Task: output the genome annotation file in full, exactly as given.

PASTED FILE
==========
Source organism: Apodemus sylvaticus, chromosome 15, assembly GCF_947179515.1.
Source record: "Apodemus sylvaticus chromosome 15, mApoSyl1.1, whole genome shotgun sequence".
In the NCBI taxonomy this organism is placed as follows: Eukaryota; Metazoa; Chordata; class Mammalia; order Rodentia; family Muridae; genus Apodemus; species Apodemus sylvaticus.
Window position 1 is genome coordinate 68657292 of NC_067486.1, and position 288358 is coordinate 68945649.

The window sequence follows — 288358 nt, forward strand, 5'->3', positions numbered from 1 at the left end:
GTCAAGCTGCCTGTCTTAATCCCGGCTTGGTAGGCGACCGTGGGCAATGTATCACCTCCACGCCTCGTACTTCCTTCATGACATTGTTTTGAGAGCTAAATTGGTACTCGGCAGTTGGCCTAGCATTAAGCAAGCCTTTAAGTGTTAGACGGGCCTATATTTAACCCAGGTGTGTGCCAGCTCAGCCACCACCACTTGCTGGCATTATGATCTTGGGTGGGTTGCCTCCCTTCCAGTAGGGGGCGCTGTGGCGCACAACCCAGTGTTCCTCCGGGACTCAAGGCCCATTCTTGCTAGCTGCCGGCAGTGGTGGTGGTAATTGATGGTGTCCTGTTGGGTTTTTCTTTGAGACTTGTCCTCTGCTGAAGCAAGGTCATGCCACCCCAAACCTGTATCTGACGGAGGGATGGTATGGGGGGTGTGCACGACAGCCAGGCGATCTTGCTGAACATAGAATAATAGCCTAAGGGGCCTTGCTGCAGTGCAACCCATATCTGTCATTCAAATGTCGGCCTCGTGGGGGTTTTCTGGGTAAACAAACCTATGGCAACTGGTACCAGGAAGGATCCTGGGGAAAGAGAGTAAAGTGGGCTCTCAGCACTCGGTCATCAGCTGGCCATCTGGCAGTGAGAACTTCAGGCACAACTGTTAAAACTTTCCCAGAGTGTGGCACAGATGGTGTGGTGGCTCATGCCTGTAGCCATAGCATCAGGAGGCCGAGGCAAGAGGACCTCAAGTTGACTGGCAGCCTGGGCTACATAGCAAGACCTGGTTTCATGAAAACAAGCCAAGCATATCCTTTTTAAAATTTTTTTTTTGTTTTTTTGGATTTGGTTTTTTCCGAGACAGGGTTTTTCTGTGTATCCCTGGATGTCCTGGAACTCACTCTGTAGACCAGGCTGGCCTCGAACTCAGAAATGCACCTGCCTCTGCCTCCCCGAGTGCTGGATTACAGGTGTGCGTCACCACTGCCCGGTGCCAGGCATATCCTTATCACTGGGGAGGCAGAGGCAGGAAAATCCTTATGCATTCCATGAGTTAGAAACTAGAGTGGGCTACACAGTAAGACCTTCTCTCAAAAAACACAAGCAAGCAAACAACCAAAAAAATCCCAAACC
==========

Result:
Source organism: Apodemus sylvaticus, chromosome 15, assembly GCF_947179515.1.
Source record: "Apodemus sylvaticus chromosome 15, mApoSyl1.1, whole genome shotgun sequence".
In the NCBI taxonomy this organism is placed as follows: Eukaryota; Metazoa; Chordata; class Mammalia; order Rodentia; family Muridae; genus Apodemus; species Apodemus sylvaticus.
Window position 1 is genome coordinate 68657292 of NC_067486.1, and position 288358 is coordinate 68945649.

The window sequence follows — 288358 nt, forward strand, 5'->3', positions numbered from 1 at the left end:
GTCAAGCTGCCTGTCTTAATCCCGGCTTGGTAGGCGACCGTGGGCAATGTATCACCTCCACGCCTCGTACTTCCTTCATGACATTGTTTTGAGAGCTAAATTGGTACTCGGCAGTTGGCCTAGCATTAAGCAAGCCTTTAAGTGTTAGACGGGCCTATATTTAACCCAGGTGTGTGCCAGCTCAGCCACCACCACTTGCTGGCATTATGATCTTGGGTGGGTTGCCTCCCTTCCAGTAGGGGGCGCTGTGGCGCACAACCCAGTGTTCCTCCGGGACTCAAGGCCCATTCTTGCTAGCTGCCGGCAGTGGTGGTGGTAATTGATGGTGTCCTGTTGGGTTTTTCTTTGAGACTTGTCCTCTGCTGAAGCAAGGTCATGCCACCCCAAACCTGTATCTGACGGAGGGATGGTATGGGGGGTGTGCACGACAGCCAGGCGATCTTGCTGAACATAGAATAATAGCCTAAGGGGCCTTGCTGCAGTGCAACCCATATCTGTCATTCAAATGTCGGCCTCGTGGGGGTTTTCTGGGTAAACAAACCTATGGCAACTGGTACCAGGAAGGATCCTGGGGAAAGAGAGTAAAGTGGGCTCTCAGCACTCGGTCATCAGCTGGCCATCTGGCAGTGAGAACTTCAGGCACAACTGTTAAAACTTTCCCAGAGTGTGGCACAGATGGTGTGGTGGCTCATGCCTGTAGCCATAGCATCAGGAGGCCGAGGCAAGAGGACCTCAAGTTGACTGGCAGCCTGGGCTACATAGCAAGACCTGGTTTCATGAAAACAAGCCAAGCATATCCTTTTTAAAATTTTTTTTTTGTTTTTTTGGATTTGGTTTTTTCCGAGACAGGGTTTTTCTGTGTATCCCTGGATGTCCTGGAACTCACTCTGTAGACCAGGCTGGCCTCGAACTCAGAAATGCACCTGCCTCTGCCTCCCCGAGTGCTGGATTACAGGTGTGCGTCACCACTGCCCGGTGCCAGGCATATCCTTATCACTGGGGAGGCAGAGGCAGGAAAATCCTTATGCATTCCATGAGTTAGAAACTAGAGTGGGCTACACAGTAAGACCTTCTCTCAAAAAACACAAGCAAGCAAACAACCAAAAAAATCCCAAACC